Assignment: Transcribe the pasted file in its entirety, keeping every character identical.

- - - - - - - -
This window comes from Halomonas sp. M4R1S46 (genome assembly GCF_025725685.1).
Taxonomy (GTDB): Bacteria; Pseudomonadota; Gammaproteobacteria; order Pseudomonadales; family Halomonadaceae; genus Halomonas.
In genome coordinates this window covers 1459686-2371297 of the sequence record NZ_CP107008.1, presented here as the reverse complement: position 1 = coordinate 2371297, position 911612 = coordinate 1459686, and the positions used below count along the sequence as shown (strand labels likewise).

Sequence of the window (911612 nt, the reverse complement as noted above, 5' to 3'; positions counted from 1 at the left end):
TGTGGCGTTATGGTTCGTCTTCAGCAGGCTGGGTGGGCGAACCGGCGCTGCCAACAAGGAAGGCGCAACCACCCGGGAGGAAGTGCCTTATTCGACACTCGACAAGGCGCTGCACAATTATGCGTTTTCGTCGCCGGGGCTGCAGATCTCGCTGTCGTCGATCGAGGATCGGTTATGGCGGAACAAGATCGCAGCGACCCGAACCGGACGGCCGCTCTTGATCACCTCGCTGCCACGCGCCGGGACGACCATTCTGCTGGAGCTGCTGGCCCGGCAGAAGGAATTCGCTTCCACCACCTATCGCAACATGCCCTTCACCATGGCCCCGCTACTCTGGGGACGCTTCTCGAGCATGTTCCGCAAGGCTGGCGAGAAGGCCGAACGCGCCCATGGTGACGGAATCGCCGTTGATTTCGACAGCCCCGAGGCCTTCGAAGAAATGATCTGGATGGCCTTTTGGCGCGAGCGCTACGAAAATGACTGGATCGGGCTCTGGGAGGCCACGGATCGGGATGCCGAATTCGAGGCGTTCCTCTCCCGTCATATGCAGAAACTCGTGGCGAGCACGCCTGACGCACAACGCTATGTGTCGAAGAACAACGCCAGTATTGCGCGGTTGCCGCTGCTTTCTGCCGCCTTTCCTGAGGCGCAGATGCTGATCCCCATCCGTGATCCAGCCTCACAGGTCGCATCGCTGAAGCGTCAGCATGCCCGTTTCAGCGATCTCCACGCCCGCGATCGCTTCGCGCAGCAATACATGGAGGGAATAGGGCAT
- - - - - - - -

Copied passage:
This window comes from Halomonas sp. M4R1S46 (genome assembly GCF_025725685.1).
Taxonomy (GTDB): Bacteria; Pseudomonadota; Gammaproteobacteria; order Pseudomonadales; family Halomonadaceae; genus Halomonas.
In genome coordinates this window covers 1459686-2371297 of the sequence record NZ_CP107008.1, presented here as the reverse complement: position 1 = coordinate 2371297, position 911612 = coordinate 1459686, and the positions used below count along the sequence as shown (strand labels likewise).

Sequence of the window (911612 nt, the reverse complement as noted above, 5' to 3'; positions counted from 1 at the left end):
TGTGGCGTTATGGTTCGTCTTCAGCAGGCTGGGTGGGCGAACCGGCGCTGCCAACAAGGAAGGCGCAACCACCCGGGAGGAAGTGCCTTATTCGACACTCGACAAGGCGCTGCACAATTATGCGTTTTCGTCGCCGGGGCTGCAGATCTCGCTGTCGTCGATCGAGGATCGGTTATGGCGGAACAAGATCGCAGCGACCCGAACCGGACGGCCGCTCTTGATCACCTCGCTGCCACGCGCCGGGACGACCATTCTGCTGGAGCTGCTGGCCCGGCAGAAGGAATTCGCTTCCACCACCTATCGCAACATGCCCTTCACCATGGCCCCGCTACTCTGGGGACGCTTCTCGAGCATGTTCCGCAAGGCTGGCGAGAAGGCCGAACGCGCCCATGGTGACGGAATCGCCGTTGATTTCGACAGCCCCGAGGCCTTCGAAGAAATGATCTGGATGGCCTTTTGGCGCGAGCGCTACGAAAATGACTGGATCGGGCTCTGGGAGGCCACGGATCGGGATGCCGAATTCGAGGCGTTCCTCTCCCGTCATATGCAGAAACTCGTGGCGAGCACGCCTGACGCACAACGCTATGTGTCGAAGAACAACGCCAGTATTGCGCGGTTGCCGCTGCTTTCTGCCGCCTTTCCTGAGGCGCAGATGCTGATCCCCATCCGTGATCCAGCCTCACAGGTCGCATCGCTGAAGCGTCAGCATGCCCGTTTCAGCGATCTCCACGCCCGCGATCGCTTCGCGCAGCAATACATGGAGGGAATAGGGCAT